Because I’m a writer, I can sift through details to make the story end however I like. Therefore, I made my previous post, “A Toad, A Turkey, and a Ton of Sandstone” sound delightful.
I skipped over the middle.
It didn’t show me in the best possible light, a dark place not suitable for my close up. Still, I’ve found a piece of myself stuck there, and today, as I waited for my daughter at her dentist’s appointment, I unlocked my obsessive grip on two flat rocks.
Their story began in Illinois when Cliff and I received the news from Chinese Children Adoption International that we’d been matched with a baby girl.
My nesting fever spiked.
Because the grass seed and flowers were already sprouting and blooming, I decided we needed a path from the patio to the gate. Cliff bought sand and rocks and dug. My mother and I tackled the geometry.
Maggie was three years old when we moved from that house and had traipsed up and down that walkway countless times to stand with the dog by the gate or to water the flowers with her sprinkling can or to pull her dolls in the wagon.
As the moving van pulled away, I pried two stones loose and placed them in the trunk of our car.
So in North Carolina, a landscaper set another path in place for her and incorporated these two stones. When we moved to Minnesota, they moved, too. And they came to Ohio. Of course.
Last summer she set them beside some heavy rocks unearthed in our garden.
Before Jay arrived to create the walkway, I put both precious rocks on the porch steps for safe keeping. Random rocks were visible beneath the porch, so Jay and his son pulled them out, thinking some might be usable for the project.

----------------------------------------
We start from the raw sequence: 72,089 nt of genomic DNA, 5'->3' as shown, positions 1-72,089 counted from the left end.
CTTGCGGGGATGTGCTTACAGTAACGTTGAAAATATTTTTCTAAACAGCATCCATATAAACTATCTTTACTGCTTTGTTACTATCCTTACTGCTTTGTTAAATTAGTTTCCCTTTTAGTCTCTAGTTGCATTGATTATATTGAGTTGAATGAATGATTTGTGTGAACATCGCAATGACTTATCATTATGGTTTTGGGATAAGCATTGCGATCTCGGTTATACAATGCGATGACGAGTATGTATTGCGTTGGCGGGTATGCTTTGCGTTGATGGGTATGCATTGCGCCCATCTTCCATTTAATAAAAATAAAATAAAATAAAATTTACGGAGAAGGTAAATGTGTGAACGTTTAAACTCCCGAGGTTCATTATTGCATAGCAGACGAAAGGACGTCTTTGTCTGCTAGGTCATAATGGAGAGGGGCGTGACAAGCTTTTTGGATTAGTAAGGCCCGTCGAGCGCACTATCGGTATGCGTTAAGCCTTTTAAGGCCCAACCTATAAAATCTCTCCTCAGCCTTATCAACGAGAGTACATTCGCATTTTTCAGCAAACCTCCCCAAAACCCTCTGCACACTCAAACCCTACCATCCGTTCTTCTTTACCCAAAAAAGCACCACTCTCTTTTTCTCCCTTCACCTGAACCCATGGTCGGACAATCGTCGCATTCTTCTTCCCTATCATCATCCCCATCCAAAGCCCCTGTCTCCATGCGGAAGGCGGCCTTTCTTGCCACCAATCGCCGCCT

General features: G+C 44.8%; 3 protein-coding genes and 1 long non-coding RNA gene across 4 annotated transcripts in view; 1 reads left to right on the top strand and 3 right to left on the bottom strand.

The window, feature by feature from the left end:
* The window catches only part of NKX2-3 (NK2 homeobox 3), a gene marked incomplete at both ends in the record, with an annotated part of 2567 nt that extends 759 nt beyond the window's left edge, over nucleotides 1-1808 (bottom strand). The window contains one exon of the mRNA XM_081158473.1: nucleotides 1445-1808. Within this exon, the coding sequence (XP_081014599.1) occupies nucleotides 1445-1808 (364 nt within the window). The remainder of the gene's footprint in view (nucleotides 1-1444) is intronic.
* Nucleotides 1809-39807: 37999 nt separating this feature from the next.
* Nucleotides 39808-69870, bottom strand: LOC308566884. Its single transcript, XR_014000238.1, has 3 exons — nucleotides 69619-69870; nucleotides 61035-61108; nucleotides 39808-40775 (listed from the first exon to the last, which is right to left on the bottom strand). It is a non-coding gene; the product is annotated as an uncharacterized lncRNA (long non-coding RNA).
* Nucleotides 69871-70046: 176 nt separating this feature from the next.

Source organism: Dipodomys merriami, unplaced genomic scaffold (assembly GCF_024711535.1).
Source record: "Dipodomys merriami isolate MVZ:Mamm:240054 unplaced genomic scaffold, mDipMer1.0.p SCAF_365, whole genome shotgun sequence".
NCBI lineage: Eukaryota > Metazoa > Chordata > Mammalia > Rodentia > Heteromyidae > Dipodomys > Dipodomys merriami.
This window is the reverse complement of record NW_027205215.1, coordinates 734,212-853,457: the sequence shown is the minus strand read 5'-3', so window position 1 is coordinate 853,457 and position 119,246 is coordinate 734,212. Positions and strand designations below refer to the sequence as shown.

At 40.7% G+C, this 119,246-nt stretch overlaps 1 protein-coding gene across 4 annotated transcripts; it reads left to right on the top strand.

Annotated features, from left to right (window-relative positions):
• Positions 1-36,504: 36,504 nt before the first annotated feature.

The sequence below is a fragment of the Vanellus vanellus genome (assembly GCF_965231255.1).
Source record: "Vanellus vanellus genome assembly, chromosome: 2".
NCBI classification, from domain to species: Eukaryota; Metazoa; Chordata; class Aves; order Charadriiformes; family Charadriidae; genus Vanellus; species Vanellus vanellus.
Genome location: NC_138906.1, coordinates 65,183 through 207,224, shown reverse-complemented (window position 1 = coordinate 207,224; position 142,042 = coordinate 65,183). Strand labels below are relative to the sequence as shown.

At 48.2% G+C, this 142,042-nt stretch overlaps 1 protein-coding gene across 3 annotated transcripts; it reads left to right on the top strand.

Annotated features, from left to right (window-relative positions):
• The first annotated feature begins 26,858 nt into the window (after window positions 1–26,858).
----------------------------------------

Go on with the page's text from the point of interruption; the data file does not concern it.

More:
That night I discovered the steps were empty. They’d hauled all the rocks away. He’d forgotten to tell his son not to touch those two specific rocks.
I didn’t just sob. I wailed.
Cliff called Jay. They’d dumped the unusable rocks in a ditch behind his parents’ property. The next morning they arrived with a large triangular rock that was clean, unlike the ones from under the porch. A devoted parent himself, he asked about the one still missing.
I teared up. “It was gray and shaped like a pork chop.” Grieving, I rushed inside and sent Cliff out to talk.
In short order, they returned with it. Jay remembered a pork-chop shape that they’d cast aside.
Why all the fuss? I wondered, too, until today.
Sitting at the dentist’s, I realized Maggie had just reached twenty-one, an age bestowing adulthood in our culture. A milestone. A benchmark. A turning point.
For me, those two rocks had been a buffer against the inevitable truth: children grow up. They had been my souvenirs of her little feet padding up and down her childhood. Those two rocks held her still in my heart, although my eyes could clearly see her aging. And the recent image of her blowing out the candles, a red and a white 2 and 1, were smoky whispers of a corner turned.
Not that she no longer needs me, but she no longer needs me in that way. Her life is her own series of stepping stones that she’ll lay herself. Without me.
It will have to be enough to know I helped her with the first ones.